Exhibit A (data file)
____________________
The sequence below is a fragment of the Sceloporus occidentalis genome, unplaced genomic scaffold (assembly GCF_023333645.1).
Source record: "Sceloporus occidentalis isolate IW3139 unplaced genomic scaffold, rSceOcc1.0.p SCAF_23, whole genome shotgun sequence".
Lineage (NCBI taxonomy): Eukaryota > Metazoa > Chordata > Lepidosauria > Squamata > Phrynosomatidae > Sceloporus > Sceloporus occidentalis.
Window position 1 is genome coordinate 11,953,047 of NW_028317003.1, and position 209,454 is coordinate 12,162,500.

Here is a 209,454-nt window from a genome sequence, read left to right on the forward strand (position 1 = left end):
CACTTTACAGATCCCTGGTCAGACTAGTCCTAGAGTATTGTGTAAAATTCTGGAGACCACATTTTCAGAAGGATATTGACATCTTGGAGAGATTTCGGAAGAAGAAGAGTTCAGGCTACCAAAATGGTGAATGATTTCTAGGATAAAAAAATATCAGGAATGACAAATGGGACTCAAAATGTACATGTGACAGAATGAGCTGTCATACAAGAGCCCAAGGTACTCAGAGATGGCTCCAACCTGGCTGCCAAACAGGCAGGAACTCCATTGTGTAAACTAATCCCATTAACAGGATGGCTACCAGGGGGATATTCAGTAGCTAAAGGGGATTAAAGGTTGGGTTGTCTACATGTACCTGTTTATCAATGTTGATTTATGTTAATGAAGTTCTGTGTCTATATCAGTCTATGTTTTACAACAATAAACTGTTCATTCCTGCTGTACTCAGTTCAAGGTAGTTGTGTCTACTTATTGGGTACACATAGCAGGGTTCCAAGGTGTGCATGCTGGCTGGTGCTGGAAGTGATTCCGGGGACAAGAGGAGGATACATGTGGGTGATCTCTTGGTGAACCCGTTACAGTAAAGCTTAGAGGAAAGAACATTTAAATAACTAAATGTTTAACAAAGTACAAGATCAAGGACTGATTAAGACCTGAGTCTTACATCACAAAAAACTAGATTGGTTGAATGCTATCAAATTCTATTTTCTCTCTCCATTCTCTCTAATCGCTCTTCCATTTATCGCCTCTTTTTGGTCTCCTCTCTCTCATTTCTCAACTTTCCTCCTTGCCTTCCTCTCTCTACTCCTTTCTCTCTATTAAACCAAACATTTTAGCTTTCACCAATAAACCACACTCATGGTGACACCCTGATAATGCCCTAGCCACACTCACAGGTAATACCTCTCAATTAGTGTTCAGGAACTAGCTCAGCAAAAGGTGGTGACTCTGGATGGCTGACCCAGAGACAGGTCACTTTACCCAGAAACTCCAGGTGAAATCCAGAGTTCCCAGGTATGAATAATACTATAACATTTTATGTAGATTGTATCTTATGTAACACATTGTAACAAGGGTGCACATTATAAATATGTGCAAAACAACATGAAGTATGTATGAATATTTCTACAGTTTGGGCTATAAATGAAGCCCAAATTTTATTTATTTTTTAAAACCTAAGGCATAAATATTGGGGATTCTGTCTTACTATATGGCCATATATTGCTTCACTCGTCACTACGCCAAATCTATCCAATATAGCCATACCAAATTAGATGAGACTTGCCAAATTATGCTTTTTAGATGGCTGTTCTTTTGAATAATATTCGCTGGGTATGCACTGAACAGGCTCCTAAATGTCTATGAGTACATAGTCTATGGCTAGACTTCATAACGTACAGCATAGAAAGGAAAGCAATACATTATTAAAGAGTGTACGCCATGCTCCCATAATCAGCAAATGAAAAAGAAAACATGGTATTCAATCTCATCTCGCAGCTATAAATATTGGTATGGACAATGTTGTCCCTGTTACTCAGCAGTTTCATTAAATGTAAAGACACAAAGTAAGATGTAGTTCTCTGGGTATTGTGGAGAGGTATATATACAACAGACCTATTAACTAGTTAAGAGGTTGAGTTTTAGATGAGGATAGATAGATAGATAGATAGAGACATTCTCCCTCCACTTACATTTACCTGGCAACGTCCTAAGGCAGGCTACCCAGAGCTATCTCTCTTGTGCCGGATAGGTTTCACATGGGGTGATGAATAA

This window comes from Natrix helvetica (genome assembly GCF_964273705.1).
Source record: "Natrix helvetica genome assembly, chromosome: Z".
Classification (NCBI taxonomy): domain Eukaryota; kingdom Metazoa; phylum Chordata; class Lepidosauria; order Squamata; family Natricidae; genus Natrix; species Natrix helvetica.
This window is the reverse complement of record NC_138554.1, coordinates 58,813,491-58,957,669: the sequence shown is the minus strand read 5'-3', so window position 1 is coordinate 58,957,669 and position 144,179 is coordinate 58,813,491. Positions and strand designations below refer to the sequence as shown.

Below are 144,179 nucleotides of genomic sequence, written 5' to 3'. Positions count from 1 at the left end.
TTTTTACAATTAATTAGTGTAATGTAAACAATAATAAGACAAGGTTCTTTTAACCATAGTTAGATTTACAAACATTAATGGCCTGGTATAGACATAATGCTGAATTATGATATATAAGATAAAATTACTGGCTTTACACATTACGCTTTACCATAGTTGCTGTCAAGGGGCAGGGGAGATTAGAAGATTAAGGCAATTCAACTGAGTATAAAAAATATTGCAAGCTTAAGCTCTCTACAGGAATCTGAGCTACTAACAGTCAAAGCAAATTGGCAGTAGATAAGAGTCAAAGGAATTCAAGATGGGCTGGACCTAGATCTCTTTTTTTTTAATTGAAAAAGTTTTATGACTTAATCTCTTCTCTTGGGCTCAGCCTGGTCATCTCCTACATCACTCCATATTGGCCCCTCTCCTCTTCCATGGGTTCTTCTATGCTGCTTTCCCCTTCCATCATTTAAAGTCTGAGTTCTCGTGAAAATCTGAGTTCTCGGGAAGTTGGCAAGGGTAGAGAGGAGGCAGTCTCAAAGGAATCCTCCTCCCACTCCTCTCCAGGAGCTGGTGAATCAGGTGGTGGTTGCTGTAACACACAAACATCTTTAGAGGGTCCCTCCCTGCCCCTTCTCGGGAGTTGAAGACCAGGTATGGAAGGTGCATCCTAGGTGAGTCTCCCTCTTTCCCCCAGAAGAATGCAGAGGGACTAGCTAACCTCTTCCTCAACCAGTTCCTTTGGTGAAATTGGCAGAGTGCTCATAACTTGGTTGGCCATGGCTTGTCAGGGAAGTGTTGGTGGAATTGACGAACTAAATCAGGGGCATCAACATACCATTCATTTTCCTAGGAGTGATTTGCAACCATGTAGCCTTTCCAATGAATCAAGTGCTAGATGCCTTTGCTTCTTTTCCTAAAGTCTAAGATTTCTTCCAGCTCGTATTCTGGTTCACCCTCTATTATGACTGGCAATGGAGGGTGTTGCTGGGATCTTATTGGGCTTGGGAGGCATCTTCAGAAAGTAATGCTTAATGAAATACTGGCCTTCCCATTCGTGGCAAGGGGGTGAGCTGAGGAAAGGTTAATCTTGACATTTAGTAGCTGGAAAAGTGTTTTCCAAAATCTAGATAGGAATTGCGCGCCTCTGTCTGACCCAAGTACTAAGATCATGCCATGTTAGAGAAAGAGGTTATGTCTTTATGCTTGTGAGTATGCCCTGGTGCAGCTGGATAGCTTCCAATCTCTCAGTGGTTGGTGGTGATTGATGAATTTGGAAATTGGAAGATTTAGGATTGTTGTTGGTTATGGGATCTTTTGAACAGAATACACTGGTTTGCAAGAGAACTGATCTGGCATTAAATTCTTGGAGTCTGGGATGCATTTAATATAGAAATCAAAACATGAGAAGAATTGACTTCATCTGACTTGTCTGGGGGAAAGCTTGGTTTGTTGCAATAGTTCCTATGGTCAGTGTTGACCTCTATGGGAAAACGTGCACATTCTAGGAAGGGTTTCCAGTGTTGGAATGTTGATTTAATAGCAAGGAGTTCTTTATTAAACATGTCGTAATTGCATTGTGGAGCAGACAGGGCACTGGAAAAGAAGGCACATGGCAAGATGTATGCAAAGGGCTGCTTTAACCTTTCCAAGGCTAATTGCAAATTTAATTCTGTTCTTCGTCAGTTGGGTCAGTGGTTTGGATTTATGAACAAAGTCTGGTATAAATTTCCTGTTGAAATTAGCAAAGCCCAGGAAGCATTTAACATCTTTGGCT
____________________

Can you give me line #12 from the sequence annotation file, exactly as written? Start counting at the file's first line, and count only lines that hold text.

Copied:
TTTTTACAATTAATTAGTGTAATGTAAACAATAATAAGACAAGGTTCTTTTAACCATAGTTAGATTTACAAACATTAATGGCCTGGTATAGACATAATGCTGAATTATGATATATAAGATAAAATTACTGGCTTTACACATTACGCTTTACCATAGTTGCTGTCAAGGGGCAGGGGAGATTAGAAGATTAAGGCAATTCAACTGAGTATAAAAAATATTGCAAGCTTAAGCTCTCTACAGGAATCTGAGCTACTAACAGTCAAAGCAAATTGGCAGTAGATAAGAGTCAAAGGAATTCAAGATGGGCTGGACCTAGATCTCTTTTTTTTTAATTGAAAAAGTTTTATGACTTAATCTCTTCTCTTGGGCTCAGCCTGGTCATCTCCTACATCACTCCATATTGGCCCCTCTCCTCTTCCATGGGTTCTTCTATGCTGCTTTCCCCTTCCATCATTTAAAGTCTGAGTTCTCGTGAAAATCTGAGTTCTCGGGAAGTTGGCAAGGGTAGAGAGGAGGCAGTCTCAAAGGAATCCTCCTCCCACTCCTCTCCAGGAGCTGGTGAATCAGGTGGTGGTTGCTGTAACACACAAACATCTTTAGAGGGTCCCTCCCTGCCCCTTCTCGGGAGTTGAAGACCAGGTATGGAAGGTGCATCCTAGGTGAGTCTCCCTCTTTCCCCCAGAAGAATGCAGAGGGACTAGCTAACCTCTTCCTCAACCAGTTCCTTTGGTGAAATTGGCAGAGTGCTCATAACTTGGTTGGCCATGGCTTGTCAGGGAAGTGTTGGTGGAATTGACGAACTAAATCAGGGGCATCAACATACCATTCATTTTCCTAGGAGTGATTTGCAACCATGTAGCCTTTCCAATGAATCAAGTGCTAGATGCCTTTGCTTCTTTTCCTAAAGTCTAAGATTTCTTCCAGCTCGTATTCTGGTTCACCCTCTATTATGACTGGCAATGGAGGGTGTTGCTGGGATCTTATTGGGCTTGGGAGGCATCTTCAGAAAGTAATGCTTAATGAAATACTGGCCTTCCCATTCGTGGCAAGGGGGTGAGCTGAGGAAAGGTTAATCTTGACATTTAGTAGCTGGAAAAGTGTTTTCCAAAATCTAGATAGGAATTGCGCGCCTCTGTCTGACCCAAGTACTAAGATCATGCCATGTTAGAGAAAGAGGTTATGTCTTTATGCTTGTGAGTATGCCCTGGTGCAGCTGGATAGCTTCCAATCTCTCAGTGGTTGGTGGTGATTGATGAATTTGGAAATTGGAAGATTTAGGATTGTTGTTGGTTATGGGATCTTTTGAACAGAATACACTGGTTTGCAAGAGAACTGATCTGGCATTAAATTCTTGGAGTCTGGGATGCATTTAATATAGAAATCAAAACATGAGAAGAATTGACTTCATCTGACTTGTCTGGGGGAAAGCTTGGTTTGTTGCAATAGTTCCTATGGTCAGTGTTGACCTCTATGGGAAAACGTGCACATTCTAGGAAGGGTTTCCAGTGTTGGAATGTTGATTTAATAGCAAGGAGTTCTTTATTAAACATGTCGTAATTGCATTGTGGAGCAGACAGGGCACTGGAAAAGAAGGCACATGGCAAGATGTATGCAAAGGGCTGCTTTAACCTTTCCAAGGCTAATTGCAAATTTAATTCTGTTCTTCGTCAGTTGGGTCAGTGGTTTGGATTTATGAACAAAGTCTGGTATAAATTTCCTGTTGAAATTAGCAAAGCCCAGGAAGCATTTAACATCTTTGGCT